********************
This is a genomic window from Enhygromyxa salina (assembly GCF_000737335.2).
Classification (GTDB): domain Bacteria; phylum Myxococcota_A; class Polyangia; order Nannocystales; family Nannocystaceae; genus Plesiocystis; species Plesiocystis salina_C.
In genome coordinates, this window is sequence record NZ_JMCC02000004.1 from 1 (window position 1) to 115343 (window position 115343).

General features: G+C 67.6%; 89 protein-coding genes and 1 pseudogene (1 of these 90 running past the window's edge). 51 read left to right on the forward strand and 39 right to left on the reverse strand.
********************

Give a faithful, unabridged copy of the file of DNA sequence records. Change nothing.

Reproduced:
This is a genomic window from Enhygromyxa salina (assembly GCF_000737335.2).
Classification (GTDB): domain Bacteria; phylum Myxococcota_A; class Polyangia; order Nannocystales; family Nannocystaceae; genus Plesiocystis; species Plesiocystis salina_C.
In genome coordinates, this window is sequence record NZ_JMCC02000004.1 from 1 (window position 1) to 115343 (window position 115343).

General features: G+C 67.6%; 89 protein-coding genes and 1 pseudogene (1 of these 90 running past the window's edge). 51 read left to right on the forward strand and 39 right to left on the reverse strand.